Anyone looking for Christopher Nolan inspired Dark Knight material should look elsewhere. This project was intended to bring back the lighter side of Batman's history, and while it accomplishes it quite admirably, it is meant to be funny and as such, no one should even be trying to take this in the least bit seriously. In place of a brooding and tortured hero we get some seriously chaste good guys and the complex villains are here reduced to over the top caricatures, but the constant breaking of the fourth wall reminds us a few times that everyone involved was in on the joke. Which is as it should be. This is fluff, sure, but it's really fun fluff and there's nothing wrong with that at all.

The Blu-ray:

Video:

Warner Brothers brings Batman: Return Of The Caped Crusaders to Blu-ray in an AVC encoded 1080p high definition transfer framed at 1.78.1 widescreen on a 25GB disc. Despite the low bit rate on the disc, there aren't any serious compression artifacts to note (surprisingly the seventy-eight minute feature takes up only 11GBs of space on the disc). Black levels and color reproduction are quite good and the transfer reproduces the sixties comic book style animated quite nicely. Detail is solid, and as this was a digital source brought over to Blu-ray, obviously there are no problems with any dirt, debris or print damage of any kind.

Sound:

The main audio option on the disc is an English language DTS-HD 5.1 Master Audio track. This track is definitely front heavy, reserving the rear channels for the occasional sound effect and score placement, but that feels ‘right' for the movie as it's basically just aping the old TV show. There are no problems with any hiss or distortion, the score sounds really good and the dialogue is clean and nicely balanced. Alternate options are offered in French and Spanish language Dolby Digital 5.1 Surround Sound and removable subtitles are provided in English, French and Spanish.

Extras:

The bulk of the extras are made up of the four featurettes included on the disc. First up is the ten minute Those Dastardly Desperados. This is an amusing collection of interviews with the voice actors that played the villains in the movie as well as Ward and West. It doesn't really scratch beneath the surface much, but it's amusing enough. From there spend ten minutes with A Classic Cadre Of Voices sees most of the other players involved with the film expressing their admiration for being able to work with the three veterans of the original show. A Sneak Peek At Batman Vs. Robin, running ten minutes again, gives us just what the title alludes to, an early look at the follow up to the Son Of Batman feature. Last but not least, we get the nine and a half minute A Sneak Peek At Son Of Batman itself.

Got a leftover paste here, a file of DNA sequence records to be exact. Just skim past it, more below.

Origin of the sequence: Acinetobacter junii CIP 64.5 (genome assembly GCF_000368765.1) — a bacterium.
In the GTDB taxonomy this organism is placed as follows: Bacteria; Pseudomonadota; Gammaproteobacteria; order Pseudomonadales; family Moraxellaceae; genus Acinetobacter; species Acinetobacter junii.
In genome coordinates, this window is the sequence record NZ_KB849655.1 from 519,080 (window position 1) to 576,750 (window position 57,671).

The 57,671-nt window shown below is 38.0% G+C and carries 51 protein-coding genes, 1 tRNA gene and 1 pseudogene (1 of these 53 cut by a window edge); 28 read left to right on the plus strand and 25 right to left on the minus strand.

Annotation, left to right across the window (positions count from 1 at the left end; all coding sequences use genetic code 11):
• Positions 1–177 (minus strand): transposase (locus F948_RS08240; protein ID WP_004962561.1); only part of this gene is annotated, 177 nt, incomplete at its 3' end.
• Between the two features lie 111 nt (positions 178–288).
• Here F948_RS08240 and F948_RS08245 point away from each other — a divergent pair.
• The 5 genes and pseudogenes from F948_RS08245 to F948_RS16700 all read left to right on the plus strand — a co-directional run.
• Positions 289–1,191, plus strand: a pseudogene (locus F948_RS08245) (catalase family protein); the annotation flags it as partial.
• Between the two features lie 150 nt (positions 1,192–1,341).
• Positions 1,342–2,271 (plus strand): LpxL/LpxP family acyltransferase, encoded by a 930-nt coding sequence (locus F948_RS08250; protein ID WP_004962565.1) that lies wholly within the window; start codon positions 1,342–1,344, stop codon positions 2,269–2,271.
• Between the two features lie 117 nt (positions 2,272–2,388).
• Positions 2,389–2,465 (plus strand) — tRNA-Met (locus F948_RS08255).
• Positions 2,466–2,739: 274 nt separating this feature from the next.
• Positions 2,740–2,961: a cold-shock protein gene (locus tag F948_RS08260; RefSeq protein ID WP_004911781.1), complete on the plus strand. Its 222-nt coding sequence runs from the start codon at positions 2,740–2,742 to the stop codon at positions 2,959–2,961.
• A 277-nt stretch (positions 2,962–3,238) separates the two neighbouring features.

Trailers for a few other DCU titles are included here, as are animated menus and chapter selection. Trailers for some other Warner Brothers titles play before the main menus load. The disc comes packaged in a standard Blu-ray case which fits inside a cardboard slipcover. Also included in the case is a DVD version of the movie with the same extras and a download code for a Digital HD version of the movie.

Final Thoughts:

Batman: Return Of The Caped Crusaders is clearly geared towards those with a love for the old sixties television series. If you find yourself in that group, odds are pretty good that you'll get a big kick out of this. The story doesn't reinvent the wheel and coasts a little but on familiarity and nostalgia, but there's no denying the movie's fun factor. The Blu-ray looks and sounds quite good and contains a few moderately interesting extras. Recommended.